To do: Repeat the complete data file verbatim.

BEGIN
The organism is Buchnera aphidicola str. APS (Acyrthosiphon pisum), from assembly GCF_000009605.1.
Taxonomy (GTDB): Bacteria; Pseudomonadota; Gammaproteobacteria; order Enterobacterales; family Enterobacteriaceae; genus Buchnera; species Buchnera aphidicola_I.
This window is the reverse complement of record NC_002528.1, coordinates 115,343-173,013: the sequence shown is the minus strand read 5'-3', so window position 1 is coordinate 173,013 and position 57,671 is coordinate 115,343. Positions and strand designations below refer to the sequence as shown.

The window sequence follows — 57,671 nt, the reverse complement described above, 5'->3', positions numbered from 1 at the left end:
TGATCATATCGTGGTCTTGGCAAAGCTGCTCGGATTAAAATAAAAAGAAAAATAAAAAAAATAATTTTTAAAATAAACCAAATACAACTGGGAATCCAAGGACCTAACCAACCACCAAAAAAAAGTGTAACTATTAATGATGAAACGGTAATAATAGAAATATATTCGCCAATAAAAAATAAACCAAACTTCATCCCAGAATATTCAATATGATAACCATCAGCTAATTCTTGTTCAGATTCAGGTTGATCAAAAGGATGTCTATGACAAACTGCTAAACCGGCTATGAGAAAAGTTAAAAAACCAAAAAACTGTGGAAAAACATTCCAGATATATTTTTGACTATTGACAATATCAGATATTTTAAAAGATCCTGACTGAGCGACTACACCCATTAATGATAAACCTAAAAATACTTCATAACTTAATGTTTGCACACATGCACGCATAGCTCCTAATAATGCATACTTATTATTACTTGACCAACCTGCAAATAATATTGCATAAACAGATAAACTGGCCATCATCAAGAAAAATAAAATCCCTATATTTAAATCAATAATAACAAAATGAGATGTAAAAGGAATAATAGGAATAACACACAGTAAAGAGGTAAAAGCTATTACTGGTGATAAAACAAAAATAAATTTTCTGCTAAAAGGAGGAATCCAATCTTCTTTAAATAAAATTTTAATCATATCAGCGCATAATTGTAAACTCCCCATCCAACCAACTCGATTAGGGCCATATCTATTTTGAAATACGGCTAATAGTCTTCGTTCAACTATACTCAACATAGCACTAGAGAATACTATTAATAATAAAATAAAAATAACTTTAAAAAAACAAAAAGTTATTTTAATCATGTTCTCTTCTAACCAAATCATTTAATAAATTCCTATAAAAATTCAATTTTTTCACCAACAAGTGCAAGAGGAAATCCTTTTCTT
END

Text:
The organism is Buchnera aphidicola str. APS (Acyrthosiphon pisum), from assembly GCF_000009605.1.
Taxonomy (GTDB): Bacteria; Pseudomonadota; Gammaproteobacteria; order Enterobacterales; family Enterobacteriaceae; genus Buchnera; species Buchnera aphidicola_I.
This window is the reverse complement of record NC_002528.1, coordinates 115,343-173,013: the sequence shown is the minus strand read 5'-3', so window position 1 is coordinate 173,013 and position 57,671 is coordinate 115,343. Positions and strand designations below refer to the sequence as shown.

The window sequence follows — 57,671 nt, the reverse complement described above, 5'->3', positions numbered from 1 at the left end:
TGATCATATCGTGGTCTTGGCAAAGCTGCTCGGATTAAAATAAAAAGAAAAATAAAAAAAATAATTTTTAAAATAAACCAAATACAACTGGGAATCCAAGGACCTAACCAACCACCAAAAAAAAGTGTAACTATTAATGATGAAACGGTAATAATAGAAATATATTCGCCAATAAAAAATAAACCAAACTTCATCCCAGAATATTCAATATGATAACCATCAGCTAATTCTTGTTCAGATTCAGGTTGATCAAAAGGATGTCTATGACAAACTGCTAAACCGGCTATGAGAAAAGTTAAAAAACCAAAAAACTGTGGAAAAACATTCCAGATATATTTTTGACTATTGACAATATCAGATATTTTAAAAGATCCTGACTGAGCGACTACACCCATTAATGATAAACCTAAAAATACTTCATAACTTAATGTTTGCACACATGCACGCATAGCTCCTAATAATGCATACTTATTATTACTTGACCAACCTGCAAATAATATTGCATAAACAGATAAACTGGCCATCATCAAGAAAAATAAAATCCCTATATTTAAATCAATAATAACAAAATGAGATGTAAAAGGAATAATAGGAATAACACACAGTAAAGAGGTAAAAGCTATTACTGGTGATAAAACAAAAATAAATTTTCTGCTAAAAGGAGGAATCCAATCTTCTTTAAATAAAATTTTAATCATATCAGCGCATAATTGTAAACTCCCCATCCAACCAACTCGATTAGGGCCATATCTATTTTGAAATACGGCTAATAGTCTTCGTTCAACTATACTCAACATAGCACTAGAGAATACTATTAATAATAAAATAAAAATAACTTTAAAAAAACAAAAAGTTATTTTAATCATGTTCTCTTCTAACCAAATCATTTAATAAATTCCTATAAAAATTCAATTTTTTCACCAACAAGTGCAAGAGGAAATCCTTTTCTT